"Now, don't be such a gloomy-gus Elsie, there's no way we'll still be fighting over there in three years."
"You had to do it, didn't you?" Sean said menacingly to Elsie as he cornered her and Brandy as they stepped on campus.
"Oh, what are you talking about Sean?" Brandy said in Elsie's defense, "did she steal your Brill Cream and smear it all over your locker again?"
"I never did that," Elsie said, not getting Brandy's taunt.
"You had to pick a topic opposite mine to speak about, when you can't hardly stutter out a word. What are you trying to prove anyway?"
"Just that even we freshmen, mere mortals that we are, can have an informed opinion," Elsie retorted.
"Yeah," Brandy piped in feeling left out of the fray, "informed by someone other than our fathers. Elsie's gonna cream you Sean Carter, you just wait. She'll have people wanting to storm Washington DC when she's through."
Elsie looked alarmed.
Sean looked livid. "You think so, eh?" he retorted to Elsie as if she had said all this.
"Witty reply jock-head," Brandy said to Sean, "come on Elsie, we don't want to be late for class."
It seemed to the weary travelers that the Platte River was so muddy it must be flowing upside down. They could hardly fathom what kind of fish could live in it, or why anyone would want to live near it.
Exhausted and nearly mad from the constant walls of mosquitoes, the group now had to cross the muddy expanse before nightfall. This meant sending men ahead on horses to find a crossing that was shallow enough for the wagons to ford. After much waiting in the hot, dry, sunshine, the men came back ready to lead everyone across.
"Just a mile or so more west, and there's a good shallow spot to cross," the Captain said as he sat atop his prancing horse. It seemed the horse was more excited to get across the river than the people.
"If we can make it to that island of reeds out there, it gets even shallower on its other side."
Slowly and with extreme trepidation, the wagons started off and were soon heading into the river and finding that thought the horses, unencumbered by pulling the weight of the wagons, could get across easily, the pulling horses, oxen and mules were sinking into the slushy mud. No lack of noise was being made as the animals howled in fear and furry, trying to pull out of the sucking mud.
"We've got to get them across now!" shouted the Captain after many hours of helping animals, wagons, people, and himself out of the mud only to take a few steps and sink knee-deep into the mire again. "There's a storm approaching," he told his second officer, Matthew, "and we don't want to be stuck in this here muddy water with a bunch of terrified and angry animals."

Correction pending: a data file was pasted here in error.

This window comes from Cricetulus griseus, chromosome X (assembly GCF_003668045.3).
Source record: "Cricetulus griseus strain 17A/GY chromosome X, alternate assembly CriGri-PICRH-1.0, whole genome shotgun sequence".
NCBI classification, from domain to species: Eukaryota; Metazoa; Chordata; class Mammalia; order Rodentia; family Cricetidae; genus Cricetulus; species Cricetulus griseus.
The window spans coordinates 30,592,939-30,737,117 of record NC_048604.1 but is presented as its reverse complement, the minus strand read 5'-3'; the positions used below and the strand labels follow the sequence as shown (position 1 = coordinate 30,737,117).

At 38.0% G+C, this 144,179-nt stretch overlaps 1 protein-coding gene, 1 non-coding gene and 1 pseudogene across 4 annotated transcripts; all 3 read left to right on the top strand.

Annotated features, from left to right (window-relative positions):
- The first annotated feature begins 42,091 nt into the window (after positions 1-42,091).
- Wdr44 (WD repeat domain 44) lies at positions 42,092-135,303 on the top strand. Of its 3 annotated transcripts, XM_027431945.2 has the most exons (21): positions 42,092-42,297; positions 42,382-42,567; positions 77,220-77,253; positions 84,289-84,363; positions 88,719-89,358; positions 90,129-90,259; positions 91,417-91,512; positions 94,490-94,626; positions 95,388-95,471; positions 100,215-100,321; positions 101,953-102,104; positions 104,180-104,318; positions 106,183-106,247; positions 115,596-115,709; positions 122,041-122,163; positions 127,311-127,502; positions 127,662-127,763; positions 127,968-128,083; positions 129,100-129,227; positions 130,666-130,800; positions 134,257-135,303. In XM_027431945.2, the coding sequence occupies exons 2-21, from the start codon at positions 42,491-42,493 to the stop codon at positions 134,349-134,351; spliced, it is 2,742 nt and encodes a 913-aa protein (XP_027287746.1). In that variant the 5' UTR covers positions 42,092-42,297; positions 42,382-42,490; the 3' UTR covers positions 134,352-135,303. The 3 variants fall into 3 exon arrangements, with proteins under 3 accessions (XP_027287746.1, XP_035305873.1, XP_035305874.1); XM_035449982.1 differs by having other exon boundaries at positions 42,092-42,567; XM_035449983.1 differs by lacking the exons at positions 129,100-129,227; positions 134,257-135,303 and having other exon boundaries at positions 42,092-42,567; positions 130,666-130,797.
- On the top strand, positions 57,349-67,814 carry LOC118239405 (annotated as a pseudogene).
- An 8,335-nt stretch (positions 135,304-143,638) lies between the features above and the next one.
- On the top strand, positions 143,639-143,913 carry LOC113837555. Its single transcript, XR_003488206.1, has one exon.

"Mother, there's a storm a coming," Sarah said as she and Mary--covered in sticky mud--pushed and pulled their wagon to get it once again unstuck from its sludgy prison.
"I know," Mary said looking worriedly up at the sky, "it's been darkening up nigh on three hours now, and it looks like the devil's in it."
Then the rain came. In buckets it came. The only joy in it was its cleansing of the mud-caked people and possessions. The joy didn't last for long as the rain soon turned into thunder and lightning and hail. Hail the size of a goose egg coming down so thick and furious as to nearly blind visibility utterly.
Those who had made it to the other side of the river made a run for it hoping that it would subside a few hundred feet down the trail. Those stuck in the mud or still awaiting their turn across the river, ducked down under the wagons, while the few brave and hardy struggled to keep the nearly berserk animals from hurting themselves in their struggle to get free and away from the pelting torture, the crashing thunder and the blinding lightning.
The noise was deafening: Hail pelting everything in sight, lightening scorching across the sky, thunder booming, cattle and oxen bellowing, horses neighing, women screaming, children crying, the crashing of wagons being upset by frightened animals, and the cussing of men helpless to do anything but wait the storm out.
Mary's skin prickled and Sarah's hair felt like it was standing on end as the electrical aftermath of each jagged lighting strike made its way across the parried. The two were huddled as well as they could under their mud-bogged wagon getting some relief from the storm, though they were far from calm at the thought of crouching in water while the lightning went on unabated.